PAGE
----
The Berkeley County Judicial Center design is an adaptive reuse of the Berkeley Building—a 1920s woolen mill—as a new judicial center. We enhanced the building’s stature and identity as a judicial facility by using appropriate materials and civic vocabulary. Our design celebrates the original woolen mill by emphasizing its form and materials with a contrasting new glass entrance. This approach enhanced the center’s presence as a judicial facility while maintaining the local character and scale of the city of Martinsburg.

The 122,600-square foot judicial center houses nine courtrooms and seven hearing rooms for the circuit, magistrate and family courts; clerks of the circuit and magistrate courts; prosecuting attorneys; probation staff; the central holding facility; and court support.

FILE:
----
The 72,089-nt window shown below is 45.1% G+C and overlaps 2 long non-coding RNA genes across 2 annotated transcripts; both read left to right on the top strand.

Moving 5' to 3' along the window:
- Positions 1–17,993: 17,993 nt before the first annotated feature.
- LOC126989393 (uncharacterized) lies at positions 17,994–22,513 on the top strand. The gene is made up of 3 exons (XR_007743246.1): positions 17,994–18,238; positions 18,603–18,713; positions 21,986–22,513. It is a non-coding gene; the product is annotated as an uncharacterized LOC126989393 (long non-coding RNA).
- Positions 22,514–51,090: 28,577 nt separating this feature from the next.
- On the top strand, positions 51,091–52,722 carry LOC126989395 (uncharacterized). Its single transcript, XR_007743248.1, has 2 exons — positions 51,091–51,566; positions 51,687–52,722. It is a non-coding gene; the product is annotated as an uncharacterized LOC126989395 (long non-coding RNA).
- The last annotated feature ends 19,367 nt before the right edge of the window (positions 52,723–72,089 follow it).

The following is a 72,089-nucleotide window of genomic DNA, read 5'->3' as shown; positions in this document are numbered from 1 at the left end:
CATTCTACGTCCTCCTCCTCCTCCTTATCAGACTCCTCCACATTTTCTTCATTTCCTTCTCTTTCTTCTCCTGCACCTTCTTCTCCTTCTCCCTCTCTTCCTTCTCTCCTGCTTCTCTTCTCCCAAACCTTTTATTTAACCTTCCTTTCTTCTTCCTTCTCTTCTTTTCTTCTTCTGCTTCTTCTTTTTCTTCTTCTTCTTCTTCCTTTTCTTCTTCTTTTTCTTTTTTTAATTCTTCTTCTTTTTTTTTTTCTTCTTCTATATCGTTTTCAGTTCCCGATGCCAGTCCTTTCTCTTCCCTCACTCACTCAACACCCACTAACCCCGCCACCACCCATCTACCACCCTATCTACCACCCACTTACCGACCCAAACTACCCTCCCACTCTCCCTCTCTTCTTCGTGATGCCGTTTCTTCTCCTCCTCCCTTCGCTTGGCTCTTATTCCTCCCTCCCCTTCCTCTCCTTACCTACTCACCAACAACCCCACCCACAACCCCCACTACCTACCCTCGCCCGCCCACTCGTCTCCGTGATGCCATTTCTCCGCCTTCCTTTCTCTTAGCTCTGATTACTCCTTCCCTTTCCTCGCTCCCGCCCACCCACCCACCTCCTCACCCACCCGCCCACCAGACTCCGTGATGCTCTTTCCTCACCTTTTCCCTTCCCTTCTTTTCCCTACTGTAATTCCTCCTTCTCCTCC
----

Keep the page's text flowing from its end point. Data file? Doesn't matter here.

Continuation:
Flexibility was one of the keystones for establishing and maintaining long-term viability for the judicial center. The entire judicial system was consolidated under one roof, making it easier to share spaces. For example, unoccupied jury deliberation rooms can be used as ancillary conference or mediation rooms. AECOM identified and prioritized needs to create open, inviting areas with lasting benefits for all users—the public, judges, staff and detainees. We worked closely with the county commission and judges to build consensus around the design and establish an environment of trust, respect and communication.


  • Honor Award for Excellence in Architecture, AIA West Virginia, 2010
  • Retrospective of Courthouse Design, National Center for State Courts, 2000-2010
  • First Place, Excellence in Construction Award, Cumberland Valley Chapter of Associated Builders and Contractors, 2007